She shook the memory from her head. This wasn’t the time to reminisce.
The doctor lived in a large house overlooking the lake. Reese parked her car near the end of the long drive, and started the hike towards the house. Sticking to the tree line, she made her way closer to the source of the pain that had plagued her for so long.
The trees gave way to a grassy expanse, beyond which the lake sparkled. Dr Melvin sat in a heavily cushioned deck chair on his small, private wharf. Reese approached him as quietly as she could.
As she approached, fear gripped her heart with icy fingers. She shuddered but refused to give in to old fears. After all, that’s what this journey was all about: Freeing herself from her past.
Step Eight: Make a list of people we harmed and make amends to them all.
Though she was the one harmed, she was still willing to make amends by squeezing the life out of her rapist and the man that set him free. Sometimes Yin and Yang needed a manual reset.
She walked around Dr Melvin, hungry for the shock as he recognised a ghost from his past. But his chin rested on his chest, and he nodded slightly as it rose and fell as he slept. So much for a grand entrance, though this could work in her favour.
She could have brought a gun and simply put a bullet in each man’s head, but where was the justice in that? It wasn’t about the killing; it was about righting past wrongs. Coming armed as an assassin just didn’t seem right. She looked at her hands, the lines in her palms, and the strength in her fingers. Fifteen years ago they were weak. Not anymore.
She looked around the wharf as she considered her next move. There was an esky next to the doctor. There were no fishing rods, so it probably wasn’t for bait. More likely it contained beer. A nice relaxing afternoon on the lake was apparently just what the doctor ordered.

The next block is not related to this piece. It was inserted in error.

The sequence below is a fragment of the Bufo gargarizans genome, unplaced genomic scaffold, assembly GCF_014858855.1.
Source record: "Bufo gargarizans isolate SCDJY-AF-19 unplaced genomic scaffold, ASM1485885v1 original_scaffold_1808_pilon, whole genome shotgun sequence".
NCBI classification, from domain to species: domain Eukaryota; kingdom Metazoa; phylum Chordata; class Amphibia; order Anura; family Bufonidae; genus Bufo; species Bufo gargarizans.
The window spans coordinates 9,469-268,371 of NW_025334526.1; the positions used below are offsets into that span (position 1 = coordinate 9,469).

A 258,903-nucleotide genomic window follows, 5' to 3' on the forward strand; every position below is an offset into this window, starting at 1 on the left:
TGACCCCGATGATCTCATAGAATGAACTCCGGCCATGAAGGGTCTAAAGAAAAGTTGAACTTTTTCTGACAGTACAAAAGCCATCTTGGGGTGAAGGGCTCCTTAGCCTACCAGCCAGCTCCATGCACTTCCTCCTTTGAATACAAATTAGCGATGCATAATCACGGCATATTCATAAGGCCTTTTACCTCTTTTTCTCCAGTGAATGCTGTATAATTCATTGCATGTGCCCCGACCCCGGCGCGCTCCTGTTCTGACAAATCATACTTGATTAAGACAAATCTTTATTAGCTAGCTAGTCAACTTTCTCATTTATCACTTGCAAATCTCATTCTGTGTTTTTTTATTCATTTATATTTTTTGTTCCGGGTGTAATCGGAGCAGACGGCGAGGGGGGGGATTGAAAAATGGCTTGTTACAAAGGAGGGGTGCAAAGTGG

Several buoys were strung to posts with the aim of giving a maritime feel. Like everything else in the doctor’s life, it was all about show, not function.
Reese unstrung a buoy and freed up a decent length of rope. It would do nicely.
She approached Dr Melvin as he continued to sleep. He too had aged harshly. He was an older version of the man who raped her all those years ago, but he still bore the same rotted heart and misfiring mind. Some things only rot further with age.
She crept behind him and slipped the coil of rope over his neck.
He woke with a snort, and was a full second before he realised there was another presence on the wharf.
“Hi Doc,” Reese said.
As Melvin tried to twist in his seat she looped the rope around his neck again and again, tighter and tighter. The skin beneath the rope was white, the face above it an angry red that darkened further with each second. Reese tied off the rope and strolled around to face him.
His eyes were full of panic, but they widened slightly at the sight of her.
“I see you recognise me,” Reese said. “Good. A girl likes to be remembered.”
The rope was tight, but not tight enough to ensure a quick exit from this world. It would be a slow journey into darkness for Dr Melvin, esteemed psychiatrist and chronic kiddy-fiddler.
“Rope too tight to talk?” Reese asked. “Never mind, I’ll do the talking.”
His fingers tore uselessly at the rope around his neck. He had gotten fat in his old age, and his bulk kept him from leaping out of the reclining deck chair. Even without a rope choking the life out of him it looked like he’d have a hard time standing up.
“I remember the therapy sessions,” Reese said. “I remember the hypnosis. And I remember the soreness in my groin after each session. One time I even bled. I had to use a wad of tissues because it was too sore for a tampon. What kind of monster does that to a child? What kind of sick freak?”
She shook her head.
“I was too weak to do anything then, but that’s okay. I was a child. But guess what, Doc? I grew up. I grew strong. And now I’m the angel of fucking death. Burn in hell.”